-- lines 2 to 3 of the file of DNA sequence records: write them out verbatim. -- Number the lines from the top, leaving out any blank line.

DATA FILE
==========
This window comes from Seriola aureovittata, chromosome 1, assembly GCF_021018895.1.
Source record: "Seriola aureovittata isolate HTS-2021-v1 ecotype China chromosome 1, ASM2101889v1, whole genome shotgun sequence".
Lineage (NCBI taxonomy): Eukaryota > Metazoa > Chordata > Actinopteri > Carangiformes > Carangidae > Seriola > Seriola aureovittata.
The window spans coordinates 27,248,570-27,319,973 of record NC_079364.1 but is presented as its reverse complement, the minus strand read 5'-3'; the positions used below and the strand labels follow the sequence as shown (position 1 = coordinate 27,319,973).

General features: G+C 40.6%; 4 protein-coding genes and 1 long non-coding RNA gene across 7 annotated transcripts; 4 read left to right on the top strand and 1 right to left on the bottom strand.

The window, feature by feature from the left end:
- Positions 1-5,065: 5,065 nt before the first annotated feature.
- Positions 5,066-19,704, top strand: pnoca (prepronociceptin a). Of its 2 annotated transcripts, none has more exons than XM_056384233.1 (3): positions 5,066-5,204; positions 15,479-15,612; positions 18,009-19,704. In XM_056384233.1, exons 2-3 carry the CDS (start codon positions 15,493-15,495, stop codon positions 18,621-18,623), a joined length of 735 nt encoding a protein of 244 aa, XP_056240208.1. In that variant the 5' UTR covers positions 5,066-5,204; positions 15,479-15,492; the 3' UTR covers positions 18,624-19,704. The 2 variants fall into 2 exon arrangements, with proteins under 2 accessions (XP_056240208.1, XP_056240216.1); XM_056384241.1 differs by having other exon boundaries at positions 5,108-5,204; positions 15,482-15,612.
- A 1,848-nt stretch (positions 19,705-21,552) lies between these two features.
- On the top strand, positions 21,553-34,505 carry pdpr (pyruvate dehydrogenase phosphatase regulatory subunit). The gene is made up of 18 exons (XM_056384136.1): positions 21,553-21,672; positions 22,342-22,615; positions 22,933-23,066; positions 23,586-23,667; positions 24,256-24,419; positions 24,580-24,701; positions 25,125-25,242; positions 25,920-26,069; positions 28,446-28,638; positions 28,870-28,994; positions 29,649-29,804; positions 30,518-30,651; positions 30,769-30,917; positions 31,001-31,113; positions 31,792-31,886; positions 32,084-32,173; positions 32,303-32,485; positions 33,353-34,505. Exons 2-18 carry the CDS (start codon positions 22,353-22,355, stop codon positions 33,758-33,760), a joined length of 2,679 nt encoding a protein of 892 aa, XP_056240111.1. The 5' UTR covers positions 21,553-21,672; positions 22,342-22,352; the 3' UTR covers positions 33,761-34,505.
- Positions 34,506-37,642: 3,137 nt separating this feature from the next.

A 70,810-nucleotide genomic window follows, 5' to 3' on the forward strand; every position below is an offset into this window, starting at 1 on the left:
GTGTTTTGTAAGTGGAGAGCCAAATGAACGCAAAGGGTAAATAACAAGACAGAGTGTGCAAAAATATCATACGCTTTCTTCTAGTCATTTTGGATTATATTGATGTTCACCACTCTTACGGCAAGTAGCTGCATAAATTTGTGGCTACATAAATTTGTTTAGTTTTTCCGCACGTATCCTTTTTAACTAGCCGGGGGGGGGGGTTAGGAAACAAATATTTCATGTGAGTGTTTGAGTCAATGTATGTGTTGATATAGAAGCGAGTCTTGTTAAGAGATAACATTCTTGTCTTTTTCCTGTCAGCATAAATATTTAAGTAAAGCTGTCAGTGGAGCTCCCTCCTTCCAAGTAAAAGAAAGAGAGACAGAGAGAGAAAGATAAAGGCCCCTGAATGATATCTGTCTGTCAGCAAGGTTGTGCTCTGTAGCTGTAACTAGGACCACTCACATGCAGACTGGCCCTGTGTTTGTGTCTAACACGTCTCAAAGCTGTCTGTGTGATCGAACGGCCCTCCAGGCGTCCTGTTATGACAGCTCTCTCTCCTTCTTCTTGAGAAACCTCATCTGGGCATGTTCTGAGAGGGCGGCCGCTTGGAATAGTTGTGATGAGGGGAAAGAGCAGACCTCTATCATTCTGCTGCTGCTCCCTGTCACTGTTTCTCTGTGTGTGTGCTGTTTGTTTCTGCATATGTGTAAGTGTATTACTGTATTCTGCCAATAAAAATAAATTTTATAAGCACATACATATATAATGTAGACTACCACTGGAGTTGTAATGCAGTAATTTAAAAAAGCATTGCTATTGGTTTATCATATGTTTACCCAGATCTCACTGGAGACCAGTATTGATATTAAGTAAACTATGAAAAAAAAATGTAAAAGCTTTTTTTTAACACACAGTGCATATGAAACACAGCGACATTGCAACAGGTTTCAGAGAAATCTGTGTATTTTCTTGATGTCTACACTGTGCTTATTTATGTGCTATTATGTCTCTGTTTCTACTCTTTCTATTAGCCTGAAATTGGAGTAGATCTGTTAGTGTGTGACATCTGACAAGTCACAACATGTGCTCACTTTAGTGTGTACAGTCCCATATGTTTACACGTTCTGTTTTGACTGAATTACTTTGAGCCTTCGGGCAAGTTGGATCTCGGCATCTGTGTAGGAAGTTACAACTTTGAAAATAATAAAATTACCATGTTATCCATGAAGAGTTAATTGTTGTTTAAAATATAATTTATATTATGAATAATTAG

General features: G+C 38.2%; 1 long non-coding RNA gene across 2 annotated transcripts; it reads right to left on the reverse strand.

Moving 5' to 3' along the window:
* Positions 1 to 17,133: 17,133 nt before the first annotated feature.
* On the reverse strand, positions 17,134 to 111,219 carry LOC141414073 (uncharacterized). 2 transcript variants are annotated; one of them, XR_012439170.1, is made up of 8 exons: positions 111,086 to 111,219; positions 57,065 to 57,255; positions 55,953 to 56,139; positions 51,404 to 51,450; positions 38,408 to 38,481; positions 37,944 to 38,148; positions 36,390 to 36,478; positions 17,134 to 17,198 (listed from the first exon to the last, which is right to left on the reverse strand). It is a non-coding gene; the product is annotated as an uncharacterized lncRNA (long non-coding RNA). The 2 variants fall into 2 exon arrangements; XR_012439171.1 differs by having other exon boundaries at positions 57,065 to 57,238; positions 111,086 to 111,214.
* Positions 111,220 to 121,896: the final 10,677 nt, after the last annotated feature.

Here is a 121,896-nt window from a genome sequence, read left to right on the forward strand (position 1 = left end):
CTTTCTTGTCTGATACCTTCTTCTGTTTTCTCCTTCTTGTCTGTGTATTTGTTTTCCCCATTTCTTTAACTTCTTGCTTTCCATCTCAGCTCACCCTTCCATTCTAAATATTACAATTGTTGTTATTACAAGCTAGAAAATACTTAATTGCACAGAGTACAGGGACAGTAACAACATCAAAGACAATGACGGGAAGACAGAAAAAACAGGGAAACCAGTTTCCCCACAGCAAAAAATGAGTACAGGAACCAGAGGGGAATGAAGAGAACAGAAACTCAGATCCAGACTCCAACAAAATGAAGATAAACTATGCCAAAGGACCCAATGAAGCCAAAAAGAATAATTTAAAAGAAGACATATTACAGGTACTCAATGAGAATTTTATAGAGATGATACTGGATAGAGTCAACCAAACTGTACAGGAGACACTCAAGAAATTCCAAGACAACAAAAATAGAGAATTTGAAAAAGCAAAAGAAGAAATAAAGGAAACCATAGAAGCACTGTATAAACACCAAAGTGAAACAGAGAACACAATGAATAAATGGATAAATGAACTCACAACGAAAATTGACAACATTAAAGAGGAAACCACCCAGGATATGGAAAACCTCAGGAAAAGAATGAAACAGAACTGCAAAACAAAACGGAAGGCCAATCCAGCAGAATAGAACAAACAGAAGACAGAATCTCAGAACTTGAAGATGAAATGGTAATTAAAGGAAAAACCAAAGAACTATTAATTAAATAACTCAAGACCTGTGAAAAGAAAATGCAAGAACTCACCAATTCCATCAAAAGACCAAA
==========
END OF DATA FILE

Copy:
Source record: "Seriola aureovittata isolate HTS-2021-v1 ecotype China chromosome 1, ASM2101889v1, whole genome shotgun sequence".
Lineage (NCBI taxonomy): Eukaryota > Metazoa > Chordata > Actinopteri > Carangiformes > Carangidae > Seriola > Seriola aureovittata.